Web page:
Brown: We had it every Sunday night, the YWCA.
Bratton: So you didn't go off at night to the churches?
Brown: No. We had it in a room upstairs. We stayed on campus.
When I was over there the buildings over there were East Dormitory, in the middle was the Administrative Building where our classes were and then on the other side of that was the other dormitory. That was three buildings. Then there was the dining room which made four and then the infirmary where you went if you got sick. That's all that was over there. And then the laundry.
Bratton: The laundry was sort of near the dining room.
Bratton: It was between the infirmary and the dining room.
Brown: Yes, right in there.
Bratton: And that was the campus.
Bratton: They built the Model School while you were there.
Brown: That's where I taught.
Bratton: You taught there?
Brown: Yes. I enjoyed my Model School teacher and I wasn't afraid of my critic teacher. A lot of the girls were scared to death of them.
Bratton: Who did you have?
Brown: I had Miss MacFayden. You know you had to teach singing. I used to could sing, but I can't now.
Bratton: Everybody had to teach singing?
Brown: Well, I did. Yes, they did. So my roommate couldn't sing very well and she had to teach singing. She sang that song all day until time to go over there to teach it. And she said when she went over there and it came time to teach that song, she was afraid she was going to forget the tune. And she said, "Children, stand up." They stood up and she started teaching them that song and she came back to the room and she said, "Well, I passed it." She had passed singing. She didn't know if she was going to pass it because she really couldn't sing. But she did.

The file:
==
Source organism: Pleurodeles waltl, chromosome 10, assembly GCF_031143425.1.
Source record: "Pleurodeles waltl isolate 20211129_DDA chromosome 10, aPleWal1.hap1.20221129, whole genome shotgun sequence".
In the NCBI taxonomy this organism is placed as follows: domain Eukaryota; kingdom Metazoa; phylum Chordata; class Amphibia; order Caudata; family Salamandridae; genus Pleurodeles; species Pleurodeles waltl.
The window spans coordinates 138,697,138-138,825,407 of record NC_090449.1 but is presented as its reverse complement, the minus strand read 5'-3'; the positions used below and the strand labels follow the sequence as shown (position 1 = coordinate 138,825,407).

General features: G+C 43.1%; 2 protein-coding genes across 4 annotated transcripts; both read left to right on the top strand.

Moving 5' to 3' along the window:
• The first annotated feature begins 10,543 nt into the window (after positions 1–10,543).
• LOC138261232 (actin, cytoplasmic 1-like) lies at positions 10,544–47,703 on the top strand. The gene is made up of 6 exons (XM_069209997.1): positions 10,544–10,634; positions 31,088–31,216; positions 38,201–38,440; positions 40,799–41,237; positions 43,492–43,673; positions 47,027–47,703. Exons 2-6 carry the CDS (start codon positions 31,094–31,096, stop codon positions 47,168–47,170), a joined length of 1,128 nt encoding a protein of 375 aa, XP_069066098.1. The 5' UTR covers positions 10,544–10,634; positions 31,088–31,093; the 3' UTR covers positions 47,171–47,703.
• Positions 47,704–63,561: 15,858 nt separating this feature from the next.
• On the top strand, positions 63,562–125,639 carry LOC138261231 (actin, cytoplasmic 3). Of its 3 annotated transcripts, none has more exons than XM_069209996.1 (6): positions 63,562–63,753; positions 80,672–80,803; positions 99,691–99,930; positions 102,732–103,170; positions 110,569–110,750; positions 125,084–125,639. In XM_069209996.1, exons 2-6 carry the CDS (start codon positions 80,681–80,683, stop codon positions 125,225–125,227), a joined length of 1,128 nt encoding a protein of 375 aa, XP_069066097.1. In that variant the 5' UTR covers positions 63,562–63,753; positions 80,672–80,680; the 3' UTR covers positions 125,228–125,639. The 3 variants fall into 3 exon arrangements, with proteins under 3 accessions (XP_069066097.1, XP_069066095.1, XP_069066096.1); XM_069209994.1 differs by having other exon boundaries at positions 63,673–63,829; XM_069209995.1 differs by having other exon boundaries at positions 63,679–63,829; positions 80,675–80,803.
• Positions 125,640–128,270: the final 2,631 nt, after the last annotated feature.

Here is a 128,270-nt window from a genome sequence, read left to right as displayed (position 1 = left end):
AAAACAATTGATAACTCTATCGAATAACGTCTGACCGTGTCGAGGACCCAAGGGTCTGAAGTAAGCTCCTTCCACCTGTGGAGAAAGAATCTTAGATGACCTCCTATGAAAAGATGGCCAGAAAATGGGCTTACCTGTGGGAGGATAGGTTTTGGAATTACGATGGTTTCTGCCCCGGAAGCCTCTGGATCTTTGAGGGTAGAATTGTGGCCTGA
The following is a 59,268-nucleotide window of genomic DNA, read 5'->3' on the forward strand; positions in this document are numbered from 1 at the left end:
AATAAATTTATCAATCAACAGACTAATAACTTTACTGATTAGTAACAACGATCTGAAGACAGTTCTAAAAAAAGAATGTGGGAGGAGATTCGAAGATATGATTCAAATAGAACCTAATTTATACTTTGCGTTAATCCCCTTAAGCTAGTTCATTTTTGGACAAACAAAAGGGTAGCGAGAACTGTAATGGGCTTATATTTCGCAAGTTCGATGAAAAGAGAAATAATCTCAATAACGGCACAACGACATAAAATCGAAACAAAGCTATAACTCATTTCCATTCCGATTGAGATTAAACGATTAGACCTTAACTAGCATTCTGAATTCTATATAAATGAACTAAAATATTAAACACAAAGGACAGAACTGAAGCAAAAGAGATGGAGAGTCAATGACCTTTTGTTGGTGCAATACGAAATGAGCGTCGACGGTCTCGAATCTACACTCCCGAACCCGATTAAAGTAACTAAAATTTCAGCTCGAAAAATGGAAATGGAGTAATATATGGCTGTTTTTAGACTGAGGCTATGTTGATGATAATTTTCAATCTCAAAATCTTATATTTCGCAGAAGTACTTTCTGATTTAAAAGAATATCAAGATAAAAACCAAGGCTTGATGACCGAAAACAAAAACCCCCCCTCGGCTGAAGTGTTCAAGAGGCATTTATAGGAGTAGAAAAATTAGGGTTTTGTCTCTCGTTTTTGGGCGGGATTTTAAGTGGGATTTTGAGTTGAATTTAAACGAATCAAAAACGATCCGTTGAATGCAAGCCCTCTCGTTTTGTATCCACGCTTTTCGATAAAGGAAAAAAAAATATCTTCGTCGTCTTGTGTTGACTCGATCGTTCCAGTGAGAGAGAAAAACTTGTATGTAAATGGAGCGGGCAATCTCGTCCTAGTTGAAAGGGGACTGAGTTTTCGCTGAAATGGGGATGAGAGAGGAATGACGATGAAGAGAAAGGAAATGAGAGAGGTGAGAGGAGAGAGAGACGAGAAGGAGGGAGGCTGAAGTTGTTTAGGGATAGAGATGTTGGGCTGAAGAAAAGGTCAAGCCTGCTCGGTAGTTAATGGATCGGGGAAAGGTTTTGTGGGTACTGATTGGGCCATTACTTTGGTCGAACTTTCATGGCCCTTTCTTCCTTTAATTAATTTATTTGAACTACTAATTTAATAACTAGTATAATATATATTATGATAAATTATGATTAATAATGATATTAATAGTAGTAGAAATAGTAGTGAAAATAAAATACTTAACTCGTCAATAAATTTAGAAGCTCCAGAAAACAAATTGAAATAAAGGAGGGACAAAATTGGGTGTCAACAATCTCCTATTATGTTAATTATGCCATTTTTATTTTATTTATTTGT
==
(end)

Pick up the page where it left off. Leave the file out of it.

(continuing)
Bratton: I was thinking that would be a problem. I have trouble carrying a tune, and if I had to teach it, it would be kind of hard.
Brown: We always had to teach it. My critic teacher was real good to me. Finally she told me that she didn't want me to make another class plan because I knew how to make them. She told me I could work on the sand table. She wanted a Christmas scene fixed on a sand table to work with the children.
Bratton: I think that you all knew your faculty very much and they were involved in all your activities.
Brown: They used to have one over there that I was scared to death of, Mr. Herbert Austin.
Bratton: Oh! We have not talked about Mr. Herbert Austin. I've never heard anybody talk about him. What about him?
Brown: Well, I was scared of him. He taught science.
Bratton: Was he stern?
Brown: Yes. Everybody used to have to have a little garden, just a little scrap place, and we had to tend it ourselves. We planned what we wanted to put in it. I tell you one thing, you didn't let a sprig of grass grow in it. If you did, he would get you.
Bratton: Why did you have to have a garden?
Brown: Well, it was in some way connected with that science business. I don't know why we had to have it, but we had to have it. He told us to.
Bratton: Was it a part of your school work?
Bratton: Who ate what you grew? Did you harvest what you grew and take it home?
Brown: They cooked it in the dining room.
Bratton: But it was to teach you how to take care of a garden? I guess as a schoolteacher, they taught things like that in school, didn't they?
Bratton: So it was sort of like for teaching. Did you have mostly vegetables or did you have flowers?
Brown: You could plant what you wanted to.
Bratton: Just as long as it grew?
Brown: As long as you kept the grass out of it.